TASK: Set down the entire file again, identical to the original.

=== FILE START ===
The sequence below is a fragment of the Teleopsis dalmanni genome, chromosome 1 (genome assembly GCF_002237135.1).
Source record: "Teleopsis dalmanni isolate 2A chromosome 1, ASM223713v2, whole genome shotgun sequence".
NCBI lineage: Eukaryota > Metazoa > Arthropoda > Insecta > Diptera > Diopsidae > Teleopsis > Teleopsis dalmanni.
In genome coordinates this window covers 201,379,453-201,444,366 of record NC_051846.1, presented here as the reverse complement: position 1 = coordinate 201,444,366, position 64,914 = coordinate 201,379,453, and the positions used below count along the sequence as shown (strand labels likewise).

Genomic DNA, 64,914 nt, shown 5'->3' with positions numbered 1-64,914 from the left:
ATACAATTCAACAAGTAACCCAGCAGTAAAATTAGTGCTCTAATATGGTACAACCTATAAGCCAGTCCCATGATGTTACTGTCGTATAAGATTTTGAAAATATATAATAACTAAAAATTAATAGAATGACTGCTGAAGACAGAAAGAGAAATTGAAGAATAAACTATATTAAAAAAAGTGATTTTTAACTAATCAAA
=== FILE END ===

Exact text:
The sequence below is a fragment of the Teleopsis dalmanni genome, chromosome 1 (genome assembly GCF_002237135.1).
Source record: "Teleopsis dalmanni isolate 2A chromosome 1, ASM223713v2, whole genome shotgun sequence".
NCBI lineage: Eukaryota > Metazoa > Arthropoda > Insecta > Diptera > Diopsidae > Teleopsis > Teleopsis dalmanni.
In genome coordinates this window covers 201,379,453-201,444,366 of record NC_051846.1, presented here as the reverse complement: position 1 = coordinate 201,444,366, position 64,914 = coordinate 201,379,453, and the positions used below count along the sequence as shown (strand labels likewise).

Genomic DNA, 64,914 nt, shown 5'->3' with positions numbered 1-64,914 from the left:
ATACAATTCAACAAGTAACCCAGCAGTAAAATTAGTGCTCTAATATGGTACAACCTATAAGCCAGTCCCATGATGTTACTGTCGTATAAGATTTTGAAAATATATAATAACTAAAAATTAATAGAATGACTGCTGAAGACAGAAAGAGAAATTGAAGAATAAACTATATTAAAAAAAGTGATTTTTAACTAATCAAA